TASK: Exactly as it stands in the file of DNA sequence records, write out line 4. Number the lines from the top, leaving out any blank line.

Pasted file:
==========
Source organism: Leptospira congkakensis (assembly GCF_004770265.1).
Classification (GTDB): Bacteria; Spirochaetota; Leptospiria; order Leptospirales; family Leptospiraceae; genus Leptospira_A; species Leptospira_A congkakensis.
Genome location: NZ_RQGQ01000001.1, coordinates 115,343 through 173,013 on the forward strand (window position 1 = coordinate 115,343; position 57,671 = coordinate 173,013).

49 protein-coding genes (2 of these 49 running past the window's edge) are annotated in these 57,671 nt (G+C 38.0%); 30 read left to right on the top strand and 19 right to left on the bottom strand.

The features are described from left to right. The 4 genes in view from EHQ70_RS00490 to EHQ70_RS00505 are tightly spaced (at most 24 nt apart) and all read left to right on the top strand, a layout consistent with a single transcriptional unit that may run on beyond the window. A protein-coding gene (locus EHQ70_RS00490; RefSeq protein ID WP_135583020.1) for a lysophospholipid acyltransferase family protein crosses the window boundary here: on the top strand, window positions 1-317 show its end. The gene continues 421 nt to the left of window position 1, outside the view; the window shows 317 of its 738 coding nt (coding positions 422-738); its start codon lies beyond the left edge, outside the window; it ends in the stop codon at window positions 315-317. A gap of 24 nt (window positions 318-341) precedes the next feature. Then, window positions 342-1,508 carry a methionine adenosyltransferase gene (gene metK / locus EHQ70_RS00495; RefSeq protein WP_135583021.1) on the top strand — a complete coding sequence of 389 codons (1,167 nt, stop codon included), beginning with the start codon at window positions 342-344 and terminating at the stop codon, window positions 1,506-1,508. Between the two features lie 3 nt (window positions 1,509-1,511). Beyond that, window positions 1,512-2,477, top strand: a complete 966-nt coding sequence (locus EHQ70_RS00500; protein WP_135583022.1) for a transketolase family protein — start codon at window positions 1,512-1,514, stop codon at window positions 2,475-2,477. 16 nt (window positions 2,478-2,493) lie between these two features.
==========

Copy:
49 protein-coding genes (2 of these 49 running past the window's edge) are annotated in these 57,671 nt (G+C 38.0%); 30 read left to right on the top strand and 19 right to left on the bottom strand.